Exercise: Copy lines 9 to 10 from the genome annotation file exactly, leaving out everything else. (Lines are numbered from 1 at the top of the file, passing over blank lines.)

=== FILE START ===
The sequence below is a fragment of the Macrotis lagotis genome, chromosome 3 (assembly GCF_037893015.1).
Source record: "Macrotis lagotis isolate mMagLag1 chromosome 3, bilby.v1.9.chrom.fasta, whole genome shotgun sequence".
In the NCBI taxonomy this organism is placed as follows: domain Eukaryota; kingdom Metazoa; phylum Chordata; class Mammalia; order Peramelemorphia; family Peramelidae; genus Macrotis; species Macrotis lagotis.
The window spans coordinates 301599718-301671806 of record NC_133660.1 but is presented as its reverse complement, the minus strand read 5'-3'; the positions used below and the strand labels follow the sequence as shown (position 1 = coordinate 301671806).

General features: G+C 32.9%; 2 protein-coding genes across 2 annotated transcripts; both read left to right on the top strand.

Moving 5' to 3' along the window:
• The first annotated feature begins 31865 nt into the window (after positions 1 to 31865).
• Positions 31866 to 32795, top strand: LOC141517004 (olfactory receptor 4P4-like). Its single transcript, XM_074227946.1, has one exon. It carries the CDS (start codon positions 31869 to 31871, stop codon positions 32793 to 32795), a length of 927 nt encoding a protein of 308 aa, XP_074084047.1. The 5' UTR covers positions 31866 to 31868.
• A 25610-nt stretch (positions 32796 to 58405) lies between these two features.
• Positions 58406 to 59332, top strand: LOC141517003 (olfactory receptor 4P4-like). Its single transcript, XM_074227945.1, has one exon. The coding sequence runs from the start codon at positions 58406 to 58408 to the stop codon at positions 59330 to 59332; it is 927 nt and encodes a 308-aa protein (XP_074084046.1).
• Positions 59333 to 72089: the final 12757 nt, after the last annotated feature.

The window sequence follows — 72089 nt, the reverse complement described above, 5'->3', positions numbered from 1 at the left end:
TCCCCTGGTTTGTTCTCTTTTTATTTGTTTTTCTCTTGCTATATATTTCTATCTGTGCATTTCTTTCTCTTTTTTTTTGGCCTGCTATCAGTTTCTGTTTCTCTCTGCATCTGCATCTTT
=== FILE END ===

• A 25610-nt stretch (positions 32796 to 58405) lies between these two features.
• Positions 58406 to 59332, top strand: LOC141517003 (olfactory receptor 4P4-like). Its single transcript, XM_074227945.1, has one exon. The coding sequence runs from the start codon at positions 58406 to 58408 to the stop codon at positions 59330 to 59332; it is 927 nt and encodes a 308-aa protein (XP_074084046.1).